12 in 12: Anger Management
My last few days of training have been—to put it delicately—ugly. Another bout of sickness (this time a stomach-virus thing that kept me from eating for three days and sucked the life out of my already weakened body), plus work functions on the weekend, made for some hellacious plastic pulling. My body is wrecked, my mood is foul, but my will is strong.
Ken Nichols: 10,000th Ascent of 5.11
On February 26, 63-year-old Ken Nichols made his 10,000th ascent of the traditional route Dol Guldur (5.11) at Traprock in Connecticut. Nichols made the first ascent on aid in September 1975. He returned to free the route in 1979—afterthe first free ascent by Mike Heintz and Tony Trocchi in1976. By 1995, he’d made 2,000 ascents of the line.
12 in 12: Climbers Only
I can’t have non-climber friends. “I never see you any more.” “I miss hanging out with you.” “Are you mad at me?” And the absolute worst one is when you call an old friend, it rings twice, then goes straight to voicemail. That stings a bit. I want to say to them, “It’s not that I don’t like you any more, but I’ve started seeing someone, and I want you to understand why I’m not returning your calls or making an effort to hang out with you. That someone is ‘climbing,’ and we have a very important and possibly life-changing relationship.
12 in 12: Don’t Think, Just Do
I wish every day could be like last Friday. Having a purpose in climbing—and life, I suppose—is like living life à la Benjamin Button: You have the experiences, skill set, and muscle memory of an adult, but also the wonderful ability to see everything from a whole new perspective. I’ve been working my endurance for the past week (15 laps on mid-5.10s including easier warm-ups on Monday, a little more than an hour of treadwall on Wednesday), and Friday was supposed to be more laps on routes.
12 in 12: Quit Being a Baby
After a disappointing weekend at Shelf Road, where I flailed on an 11b/c and wheezed my way through some 10s, I decided to hit the gym hard core on Monday. OK, yeah, so I was pretty dang sick last week and am still coughing up a storm and a lung while drowning in my own mucus, but still it was frustrating. A fellow climber had to remind me quite gently, while I scowled and pouted, that, “Hey, you’ve been sick for a week and traveling the few weeks before that. Don’t be too hard on yourself.”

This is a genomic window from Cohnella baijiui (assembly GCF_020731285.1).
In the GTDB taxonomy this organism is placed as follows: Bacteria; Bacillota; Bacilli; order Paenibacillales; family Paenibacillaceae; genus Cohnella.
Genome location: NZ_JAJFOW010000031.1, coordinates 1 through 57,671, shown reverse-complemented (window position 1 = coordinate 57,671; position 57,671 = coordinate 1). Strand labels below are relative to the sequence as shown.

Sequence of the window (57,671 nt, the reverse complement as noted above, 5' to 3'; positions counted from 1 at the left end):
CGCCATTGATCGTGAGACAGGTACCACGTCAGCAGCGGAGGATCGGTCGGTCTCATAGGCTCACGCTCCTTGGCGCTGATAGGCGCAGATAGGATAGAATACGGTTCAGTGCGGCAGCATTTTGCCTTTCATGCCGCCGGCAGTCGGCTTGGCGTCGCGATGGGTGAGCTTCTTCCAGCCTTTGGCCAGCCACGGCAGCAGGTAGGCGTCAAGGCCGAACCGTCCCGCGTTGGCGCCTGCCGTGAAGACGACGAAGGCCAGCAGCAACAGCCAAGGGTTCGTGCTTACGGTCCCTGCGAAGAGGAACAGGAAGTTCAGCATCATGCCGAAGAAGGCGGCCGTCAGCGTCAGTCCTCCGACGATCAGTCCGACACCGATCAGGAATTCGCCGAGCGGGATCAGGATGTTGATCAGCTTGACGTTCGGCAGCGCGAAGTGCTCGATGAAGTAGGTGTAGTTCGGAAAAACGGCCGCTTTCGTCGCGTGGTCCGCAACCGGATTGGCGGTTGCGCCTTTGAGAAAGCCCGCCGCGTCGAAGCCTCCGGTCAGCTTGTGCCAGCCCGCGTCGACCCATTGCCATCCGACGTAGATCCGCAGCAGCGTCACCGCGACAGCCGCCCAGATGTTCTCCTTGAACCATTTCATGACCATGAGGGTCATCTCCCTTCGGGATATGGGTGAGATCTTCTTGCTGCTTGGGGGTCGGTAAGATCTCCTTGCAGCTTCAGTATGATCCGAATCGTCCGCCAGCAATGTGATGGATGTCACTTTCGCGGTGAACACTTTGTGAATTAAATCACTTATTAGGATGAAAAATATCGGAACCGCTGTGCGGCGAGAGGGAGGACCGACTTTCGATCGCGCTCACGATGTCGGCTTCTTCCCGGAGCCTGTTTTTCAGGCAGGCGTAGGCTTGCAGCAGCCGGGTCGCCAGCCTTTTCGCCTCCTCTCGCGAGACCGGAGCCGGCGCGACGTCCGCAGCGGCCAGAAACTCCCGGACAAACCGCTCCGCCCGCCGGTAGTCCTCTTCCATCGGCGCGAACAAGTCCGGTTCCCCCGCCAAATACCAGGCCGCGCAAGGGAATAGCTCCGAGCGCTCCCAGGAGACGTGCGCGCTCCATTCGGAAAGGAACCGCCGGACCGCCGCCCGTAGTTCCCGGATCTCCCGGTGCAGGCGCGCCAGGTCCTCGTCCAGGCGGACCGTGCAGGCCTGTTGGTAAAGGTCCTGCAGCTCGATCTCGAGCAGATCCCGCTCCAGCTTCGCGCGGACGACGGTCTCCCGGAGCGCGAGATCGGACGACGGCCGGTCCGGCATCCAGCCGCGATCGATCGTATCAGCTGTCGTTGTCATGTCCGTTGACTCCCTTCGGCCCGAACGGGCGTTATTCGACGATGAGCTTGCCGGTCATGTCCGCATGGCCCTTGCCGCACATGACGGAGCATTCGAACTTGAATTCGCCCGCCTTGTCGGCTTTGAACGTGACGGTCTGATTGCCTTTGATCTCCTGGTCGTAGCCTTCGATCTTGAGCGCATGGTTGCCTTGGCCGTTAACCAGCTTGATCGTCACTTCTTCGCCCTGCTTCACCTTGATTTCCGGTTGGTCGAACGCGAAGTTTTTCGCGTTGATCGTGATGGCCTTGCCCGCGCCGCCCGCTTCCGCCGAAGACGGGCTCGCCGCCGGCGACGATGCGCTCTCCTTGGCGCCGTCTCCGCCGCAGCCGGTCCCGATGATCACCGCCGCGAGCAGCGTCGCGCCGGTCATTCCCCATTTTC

WI5 in Down Booties
We’ve seen hikers heading up Longs Peak (7.5 miles, 4,850 vertical feet, semi-technical) wearing smooth-soled, open-toed sandals. We’ve seen badass climbers float up 5.12 “warm-ups” at Rifle in their running shoes. But we’d never seen this before. Jovan Simic sent us photos of his friend Erik Schnack leading Carlsberg Column (WI5) in Field, British Columbia, in down booties. With no crampons. Admittedly, the climb was exceptionally fat. But still…
12 in 12: New Beginning
I’m the epitome of weekend warrior. I work Monday through Friday, 9 to 5, sometimes Saturday and Sunday when my job requires it, and I climb outside on the weekends and in the gym during the week. I’ve never had goals in climbing. I’ve just done it for fun, but lately I’ve been finding myself a bit frustrated and unhappy with my climbing progress—or lack thereof.
Outdoor Retailer Top 10
Last week Salt Lake hosted the annual Outdoor Retailer Winter Market trade show, the place where manufacturers show off their hottest new gear, clothes, skis, and more. This is the gear that will be arriving on retail shelves later this year. Four Climbing and Urban Climber editors roamed the Salt Palace for three days, checking out the wares. Here, our picks for the 10 coolest new products for climbers.
|Jack Roberts: A Tribute
If you don’t know where to begin, an editor once told me, start with the facts. So these are the facts: Jack Roberts, 59, died in the early afternoon of Sunday, January 15, after a long fall off the Bridal Veil Falls ice climb, outside Telluride, Colorado. He was leading the second pitch, which was steeper than usual. I don’t know much more about the accident, and I don’t care to learn more. A great friend and climbing partner is gone. That’s enough.